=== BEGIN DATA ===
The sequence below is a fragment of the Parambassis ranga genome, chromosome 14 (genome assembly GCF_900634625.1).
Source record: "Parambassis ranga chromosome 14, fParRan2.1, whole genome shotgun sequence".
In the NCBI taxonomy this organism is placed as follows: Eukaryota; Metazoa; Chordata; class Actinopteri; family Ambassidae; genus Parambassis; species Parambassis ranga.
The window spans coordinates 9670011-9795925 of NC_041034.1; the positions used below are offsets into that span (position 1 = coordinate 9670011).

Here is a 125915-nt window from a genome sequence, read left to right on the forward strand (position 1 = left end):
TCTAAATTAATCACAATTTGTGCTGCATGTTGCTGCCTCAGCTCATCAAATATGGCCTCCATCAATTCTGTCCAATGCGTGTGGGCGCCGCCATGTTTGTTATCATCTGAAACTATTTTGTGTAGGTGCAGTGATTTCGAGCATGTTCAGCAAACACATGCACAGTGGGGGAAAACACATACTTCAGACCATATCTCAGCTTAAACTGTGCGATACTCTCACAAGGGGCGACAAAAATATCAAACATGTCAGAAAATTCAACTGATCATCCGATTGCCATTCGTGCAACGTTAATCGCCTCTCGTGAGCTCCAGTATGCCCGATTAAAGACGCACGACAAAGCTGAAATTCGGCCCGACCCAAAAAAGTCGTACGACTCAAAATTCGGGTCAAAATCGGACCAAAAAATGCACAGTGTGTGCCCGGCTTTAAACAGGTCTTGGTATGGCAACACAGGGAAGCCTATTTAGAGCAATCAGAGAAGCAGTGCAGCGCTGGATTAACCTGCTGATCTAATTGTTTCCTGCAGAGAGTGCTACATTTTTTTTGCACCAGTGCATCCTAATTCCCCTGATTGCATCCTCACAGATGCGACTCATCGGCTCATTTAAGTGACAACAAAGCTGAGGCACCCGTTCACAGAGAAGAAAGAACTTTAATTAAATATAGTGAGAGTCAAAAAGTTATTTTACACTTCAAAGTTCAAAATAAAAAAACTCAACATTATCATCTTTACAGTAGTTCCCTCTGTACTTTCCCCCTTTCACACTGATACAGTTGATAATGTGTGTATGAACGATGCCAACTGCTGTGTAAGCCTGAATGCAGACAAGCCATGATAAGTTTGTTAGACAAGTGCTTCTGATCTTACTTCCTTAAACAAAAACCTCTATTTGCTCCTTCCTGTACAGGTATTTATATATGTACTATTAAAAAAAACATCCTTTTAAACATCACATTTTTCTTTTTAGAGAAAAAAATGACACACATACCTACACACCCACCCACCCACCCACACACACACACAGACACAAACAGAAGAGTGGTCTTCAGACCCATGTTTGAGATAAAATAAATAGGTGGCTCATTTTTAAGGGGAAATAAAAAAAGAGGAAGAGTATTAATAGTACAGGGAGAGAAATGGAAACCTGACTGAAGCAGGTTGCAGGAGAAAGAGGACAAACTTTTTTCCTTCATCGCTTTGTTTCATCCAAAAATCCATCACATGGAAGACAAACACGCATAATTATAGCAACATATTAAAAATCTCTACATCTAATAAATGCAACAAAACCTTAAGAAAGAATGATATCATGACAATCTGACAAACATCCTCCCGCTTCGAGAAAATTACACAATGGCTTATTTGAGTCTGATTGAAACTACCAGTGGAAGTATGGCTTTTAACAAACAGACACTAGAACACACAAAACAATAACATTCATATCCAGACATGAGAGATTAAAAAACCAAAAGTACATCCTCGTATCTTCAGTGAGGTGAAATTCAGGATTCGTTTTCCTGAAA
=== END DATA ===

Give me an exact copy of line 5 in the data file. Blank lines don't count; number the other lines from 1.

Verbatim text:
Here is a 125915-nt window from a genome sequence, read left to right on the forward strand (position 1 = left end):